I was invited to speak on the role of the art critic. However my real interest was to present, in a public forum, an idea that I suggested informally to Valerie Ohlsson, the Division's Art Administrator, in October 2002. Because I believe that criticism is the hallmark of a democracy, and because critical writing is an integral component of the total arts environment, I suggested that the state should begin to recognize or value art criticism (or any cultural criticism).
I proposed that the Division of Cultural Affairs review its policy (it hadn't since 1976) and consider extending Florida Fellowships for graduate students interested in pursuing the field. (It would be ethically impermissible for working critics to receive such funding).
Of course, it may be a moot point now that Florida's Cultural Institutions Trust Fund is in danger. This fund is the source of grants awarded through the Division of Cultural Affairs. But with rapidly shrinking finances, Gov. Bush recently proposed that the Trust Funds should be transferred to General Revenue. In a nutshell, this means that a dedicated pot of money earmarked for specific cultural needs would be up for grabs for all other state projects. Many within the cultural community view this shift as ominous; once the change is made it will not easily be restored. In 2002, $2-million was moved from the Trust Fund and used for other purposes, much like the lottery and tobacco trust funds are far from secure.
The Senate subcommittee met last week, and by the time this is published the House subcommittee will have met. Last stop, the Legislature, with decision-making set for the end of April.
What impact will this have in Hillsborough County alone? Art Keeble, Executive Director of the Arts Council of Hillsborough County, reports that The Florida Arts Council has approved $4.1-million, with $2.5-million earmarked for the new Tampa Museum of Art. It is, however, subject to Legislative approval. Voice your opinion by contacting the Hillsborough County Legislative delegation at [email protected]. Or write the delegation at P. O. Box 1110, Tampa, FL 33601.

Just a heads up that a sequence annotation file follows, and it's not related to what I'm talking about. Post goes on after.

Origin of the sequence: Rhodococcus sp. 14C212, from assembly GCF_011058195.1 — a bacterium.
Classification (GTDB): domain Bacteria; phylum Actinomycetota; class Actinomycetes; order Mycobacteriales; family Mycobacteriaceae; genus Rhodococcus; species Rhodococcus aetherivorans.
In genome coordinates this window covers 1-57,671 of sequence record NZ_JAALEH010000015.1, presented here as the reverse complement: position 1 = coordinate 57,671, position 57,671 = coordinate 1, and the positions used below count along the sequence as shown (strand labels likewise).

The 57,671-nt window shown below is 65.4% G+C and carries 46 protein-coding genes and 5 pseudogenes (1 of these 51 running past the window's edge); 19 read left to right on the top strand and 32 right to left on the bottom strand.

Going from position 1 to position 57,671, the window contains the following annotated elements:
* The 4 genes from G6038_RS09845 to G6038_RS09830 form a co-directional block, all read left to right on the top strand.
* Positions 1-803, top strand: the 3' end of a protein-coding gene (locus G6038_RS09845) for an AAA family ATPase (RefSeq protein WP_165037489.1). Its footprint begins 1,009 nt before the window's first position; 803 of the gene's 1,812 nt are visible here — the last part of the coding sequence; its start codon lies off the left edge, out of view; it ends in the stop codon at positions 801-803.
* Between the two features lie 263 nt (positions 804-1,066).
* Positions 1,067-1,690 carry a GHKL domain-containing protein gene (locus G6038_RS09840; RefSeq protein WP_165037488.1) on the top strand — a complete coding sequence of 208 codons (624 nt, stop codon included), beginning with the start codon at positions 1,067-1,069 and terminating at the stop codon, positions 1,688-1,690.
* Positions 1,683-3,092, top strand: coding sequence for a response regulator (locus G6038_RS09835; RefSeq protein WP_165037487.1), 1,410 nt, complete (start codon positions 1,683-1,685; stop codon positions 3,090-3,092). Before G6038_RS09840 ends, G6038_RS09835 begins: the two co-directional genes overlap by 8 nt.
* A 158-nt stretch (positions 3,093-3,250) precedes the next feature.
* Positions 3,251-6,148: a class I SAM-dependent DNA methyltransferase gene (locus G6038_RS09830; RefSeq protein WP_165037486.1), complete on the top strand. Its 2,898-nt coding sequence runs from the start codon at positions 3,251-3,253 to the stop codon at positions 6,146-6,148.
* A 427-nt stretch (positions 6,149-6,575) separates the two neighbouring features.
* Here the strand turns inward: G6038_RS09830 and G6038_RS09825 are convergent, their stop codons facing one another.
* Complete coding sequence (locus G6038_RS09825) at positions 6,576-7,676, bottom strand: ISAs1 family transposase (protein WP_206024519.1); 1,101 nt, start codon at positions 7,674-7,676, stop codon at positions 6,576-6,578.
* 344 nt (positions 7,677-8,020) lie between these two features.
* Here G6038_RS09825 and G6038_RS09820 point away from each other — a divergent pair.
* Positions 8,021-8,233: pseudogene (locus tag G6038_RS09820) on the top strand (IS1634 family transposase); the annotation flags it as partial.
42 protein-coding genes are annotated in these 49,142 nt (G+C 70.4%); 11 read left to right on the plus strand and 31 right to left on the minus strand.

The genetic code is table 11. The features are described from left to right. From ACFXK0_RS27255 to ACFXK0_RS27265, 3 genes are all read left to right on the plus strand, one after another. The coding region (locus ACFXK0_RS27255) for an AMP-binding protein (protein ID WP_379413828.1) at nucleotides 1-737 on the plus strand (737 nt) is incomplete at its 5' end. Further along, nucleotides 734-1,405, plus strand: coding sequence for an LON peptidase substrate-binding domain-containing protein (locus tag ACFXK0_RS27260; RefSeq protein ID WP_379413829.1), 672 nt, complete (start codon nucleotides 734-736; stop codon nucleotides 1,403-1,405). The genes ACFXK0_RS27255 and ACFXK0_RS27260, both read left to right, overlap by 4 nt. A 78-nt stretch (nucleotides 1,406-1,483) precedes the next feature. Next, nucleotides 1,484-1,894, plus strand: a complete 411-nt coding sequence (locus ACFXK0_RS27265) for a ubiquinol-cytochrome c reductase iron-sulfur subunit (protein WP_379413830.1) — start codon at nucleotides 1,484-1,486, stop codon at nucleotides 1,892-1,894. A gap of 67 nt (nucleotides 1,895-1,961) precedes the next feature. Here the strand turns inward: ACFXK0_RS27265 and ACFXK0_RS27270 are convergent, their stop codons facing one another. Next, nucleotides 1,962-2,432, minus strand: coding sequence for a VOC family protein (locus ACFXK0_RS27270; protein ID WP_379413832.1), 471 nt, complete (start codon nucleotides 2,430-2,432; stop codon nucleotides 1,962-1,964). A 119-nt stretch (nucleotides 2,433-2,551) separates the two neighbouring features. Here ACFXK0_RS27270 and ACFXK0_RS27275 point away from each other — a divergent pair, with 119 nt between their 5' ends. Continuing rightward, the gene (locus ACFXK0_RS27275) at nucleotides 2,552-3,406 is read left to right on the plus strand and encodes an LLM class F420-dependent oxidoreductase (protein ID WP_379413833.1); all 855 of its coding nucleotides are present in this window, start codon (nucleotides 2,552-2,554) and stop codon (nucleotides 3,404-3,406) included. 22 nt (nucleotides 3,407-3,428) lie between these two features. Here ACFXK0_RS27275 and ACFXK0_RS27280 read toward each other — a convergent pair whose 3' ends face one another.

Regarding potential changes to Florida Fellowships, the Division of Cultural Affairs is now planning to review its policies and is asking that Florida's artists and arts organizations "participate in an assessment of services to individual artists, to explore how those services might be expanded beyond Fellowship Awards for a select few and be adapted to provide additional and broader opportunities for the more than 85,000 artists living in Florida. ..." I hope the review will consider granting opportunities for all participants within the cultural spectrum.
If you have suggestions for the policy review, contact the Division of Cultural Affairs at http://www.dos.state.fl.us/dca or call your local arts council.
Art Critic Adrienne M. Golub can be reached at [email protected].